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Lion Siblings Cling Together During Rescue From War-Torn Gaza

<p> Four Paws </p>

Two lion cubs have finally been rescued after spending the first months of their lives in a refugee camp in the war-torn Gaza Strip.

Mona and Max became minor celebrities earlier this year when a Gaza resident purchased the 2-month-old cubs from Gaza's Rafah Zoo, which had been damaged by airstrikes and was financially struggling. The father of six brought the lions into his home, where photos soon emerged of the tiny brother and sister posing with balls and being roughhoused by children and adults.

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Animal welfare group Four Paws quickly noticed the situation was untenable. Raising lion cubs is expensive, and they require specialized knowledge their new owner didn't have. Plus, keeping lions in a house full of children is a recipe for disaster.

"Both cubs have already grown quite a bit bigger and stronger since their arrival in the refugee camp, and they now represent a significant danger for the inhabitants of the camp," veterinarian Amir Khalil said in a statement last month.

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The group spent weeks negotiating for the release of the little lions, and this weekend their plans finally came to fruition - though it quickly became apparent that rescuers had arrived just in time.

Unfortunately, the exotic cats' time in the refugee camp had taken its toll. At only a few months old, both lions had a skin disease, and the female was "weakened and apathetic," according to rescuers. She also had significant swelling on the back of her head, likely from a stroke.

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The cubs received a sad goodbye from their owner, who had raised them since they were babies. "It was very hard for the father of the family, who bought the lion cubs from Rafah Zoo in March, to say goodbye," Khalil said. "But we are very happy that he finally sees reason."

And then they set off, though the journey wasn't an easy one. Rescuers originally planned to leave on Friday, but the border to Israel was unexpectedly closed and they had to negotiate with Hamas to be able to return to Gaza. On Sunday, they were finally permitted to leave, and traveled through Israel to Jordan.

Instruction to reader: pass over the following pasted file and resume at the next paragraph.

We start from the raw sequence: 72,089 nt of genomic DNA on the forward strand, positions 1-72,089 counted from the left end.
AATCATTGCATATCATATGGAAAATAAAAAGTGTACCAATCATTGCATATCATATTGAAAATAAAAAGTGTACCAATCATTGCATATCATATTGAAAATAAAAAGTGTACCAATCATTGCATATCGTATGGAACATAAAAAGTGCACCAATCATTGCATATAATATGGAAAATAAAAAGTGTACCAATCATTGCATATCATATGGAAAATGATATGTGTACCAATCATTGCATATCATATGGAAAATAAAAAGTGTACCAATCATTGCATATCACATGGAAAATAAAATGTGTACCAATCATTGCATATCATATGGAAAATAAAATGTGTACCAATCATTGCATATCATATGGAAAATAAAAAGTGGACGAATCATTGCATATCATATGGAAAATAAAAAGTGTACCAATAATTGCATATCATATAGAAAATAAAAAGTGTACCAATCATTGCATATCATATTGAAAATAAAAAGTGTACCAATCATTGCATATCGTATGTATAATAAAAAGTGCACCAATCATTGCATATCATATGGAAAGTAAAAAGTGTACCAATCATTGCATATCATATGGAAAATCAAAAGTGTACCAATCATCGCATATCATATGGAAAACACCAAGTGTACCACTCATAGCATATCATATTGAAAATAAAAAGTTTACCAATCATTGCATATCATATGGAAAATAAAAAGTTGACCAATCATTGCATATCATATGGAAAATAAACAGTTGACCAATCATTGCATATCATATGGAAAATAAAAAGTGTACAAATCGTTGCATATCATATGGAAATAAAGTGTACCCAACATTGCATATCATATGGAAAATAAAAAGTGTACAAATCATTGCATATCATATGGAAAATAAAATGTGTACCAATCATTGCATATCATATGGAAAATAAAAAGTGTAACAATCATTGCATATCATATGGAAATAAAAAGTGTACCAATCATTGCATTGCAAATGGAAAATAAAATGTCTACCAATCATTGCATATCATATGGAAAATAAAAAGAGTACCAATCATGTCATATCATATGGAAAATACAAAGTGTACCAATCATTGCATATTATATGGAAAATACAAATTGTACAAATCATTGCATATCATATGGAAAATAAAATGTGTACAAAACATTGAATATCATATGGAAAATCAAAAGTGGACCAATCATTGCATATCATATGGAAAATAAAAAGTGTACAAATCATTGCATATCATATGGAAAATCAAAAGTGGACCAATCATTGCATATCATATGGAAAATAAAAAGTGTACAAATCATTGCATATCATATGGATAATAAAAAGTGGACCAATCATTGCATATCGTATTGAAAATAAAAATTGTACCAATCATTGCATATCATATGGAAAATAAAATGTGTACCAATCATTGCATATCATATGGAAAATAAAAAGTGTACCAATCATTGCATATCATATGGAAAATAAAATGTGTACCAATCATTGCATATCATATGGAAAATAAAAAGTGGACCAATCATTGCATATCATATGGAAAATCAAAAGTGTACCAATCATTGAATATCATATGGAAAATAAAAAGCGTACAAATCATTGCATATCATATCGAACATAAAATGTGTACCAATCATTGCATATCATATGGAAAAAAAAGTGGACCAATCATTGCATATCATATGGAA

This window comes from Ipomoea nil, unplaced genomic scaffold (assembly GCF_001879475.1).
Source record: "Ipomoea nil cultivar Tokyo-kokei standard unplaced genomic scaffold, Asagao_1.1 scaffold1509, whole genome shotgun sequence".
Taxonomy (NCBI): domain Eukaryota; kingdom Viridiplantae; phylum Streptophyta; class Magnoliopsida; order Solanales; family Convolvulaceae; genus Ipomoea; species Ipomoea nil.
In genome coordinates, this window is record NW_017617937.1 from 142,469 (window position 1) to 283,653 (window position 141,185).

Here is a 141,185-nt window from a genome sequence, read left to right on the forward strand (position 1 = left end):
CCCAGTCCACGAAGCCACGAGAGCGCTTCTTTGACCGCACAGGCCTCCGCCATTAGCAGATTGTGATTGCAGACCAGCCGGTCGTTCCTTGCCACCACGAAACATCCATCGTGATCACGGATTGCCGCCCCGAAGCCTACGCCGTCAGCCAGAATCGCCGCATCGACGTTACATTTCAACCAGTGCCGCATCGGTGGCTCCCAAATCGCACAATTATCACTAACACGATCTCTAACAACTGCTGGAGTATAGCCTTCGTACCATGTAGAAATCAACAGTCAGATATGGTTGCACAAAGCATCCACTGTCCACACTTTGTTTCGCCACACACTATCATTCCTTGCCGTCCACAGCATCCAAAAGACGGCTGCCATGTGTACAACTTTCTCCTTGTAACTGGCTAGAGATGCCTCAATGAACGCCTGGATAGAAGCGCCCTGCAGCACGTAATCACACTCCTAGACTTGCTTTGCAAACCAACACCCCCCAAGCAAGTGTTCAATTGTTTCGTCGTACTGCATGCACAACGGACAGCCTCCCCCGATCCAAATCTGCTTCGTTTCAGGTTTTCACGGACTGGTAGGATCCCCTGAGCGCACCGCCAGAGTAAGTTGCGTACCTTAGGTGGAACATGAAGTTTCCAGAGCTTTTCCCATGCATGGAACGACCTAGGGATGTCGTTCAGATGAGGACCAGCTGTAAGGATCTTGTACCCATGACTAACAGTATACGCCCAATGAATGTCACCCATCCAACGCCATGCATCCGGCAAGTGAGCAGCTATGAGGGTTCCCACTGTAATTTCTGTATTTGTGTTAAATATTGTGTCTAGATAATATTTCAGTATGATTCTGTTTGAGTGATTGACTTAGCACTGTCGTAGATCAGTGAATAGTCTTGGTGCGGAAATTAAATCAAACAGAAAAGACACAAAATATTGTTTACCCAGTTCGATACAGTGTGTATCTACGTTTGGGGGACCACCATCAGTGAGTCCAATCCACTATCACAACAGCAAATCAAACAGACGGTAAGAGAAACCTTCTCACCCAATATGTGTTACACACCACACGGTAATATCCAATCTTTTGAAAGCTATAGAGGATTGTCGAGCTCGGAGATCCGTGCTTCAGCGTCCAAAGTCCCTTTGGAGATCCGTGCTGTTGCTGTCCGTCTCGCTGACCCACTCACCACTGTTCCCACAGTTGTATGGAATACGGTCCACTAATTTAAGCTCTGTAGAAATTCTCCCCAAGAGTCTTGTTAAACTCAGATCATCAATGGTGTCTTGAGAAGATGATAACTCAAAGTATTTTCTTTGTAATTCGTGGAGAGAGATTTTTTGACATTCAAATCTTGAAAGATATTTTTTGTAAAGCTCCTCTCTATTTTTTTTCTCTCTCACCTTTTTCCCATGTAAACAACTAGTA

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Surprisingly, the young cubs weren't alone in Gaza. While the territory is small, the keeping of exotic cats is a surprisingly big problem, according to Four Paws. Around 40 large cats currently call Gaza home, and many of them - like Mona and Max's parents - were illegally smuggled in via underground tunnels from Egypt. Like these cubs, many of those lions are kept by damaged zoos or unprepared owners and often suffer for it.

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But despite their rough start in life, and the drama of their rescue, the little lions - whom Four Paws renamed Shalom and Salaam to encourage peace in Gaza - seemed undeterred by the changes around them. A photo shows the young lions asleep in their traveling cage, arms wrapped around each other and their faces pressed together as they cling to the only family they've ever known.

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The little cubs are currently living in a quarantine center in Jordan, and they have a bright future ahead of them. This fall, the loving siblings will be released into a large enclosure at Jordan's Al Ma'wa Wildlife Sanctuary, where they'll be able to live life like nature intended.

You can see more photos of the lions in their new home below.

Four Paws
Four Paws
Four Paws
Four Paws
Four Paws
Four Paws
Four Paws
Four Paws
Four Paws
Four Paws
Four Paws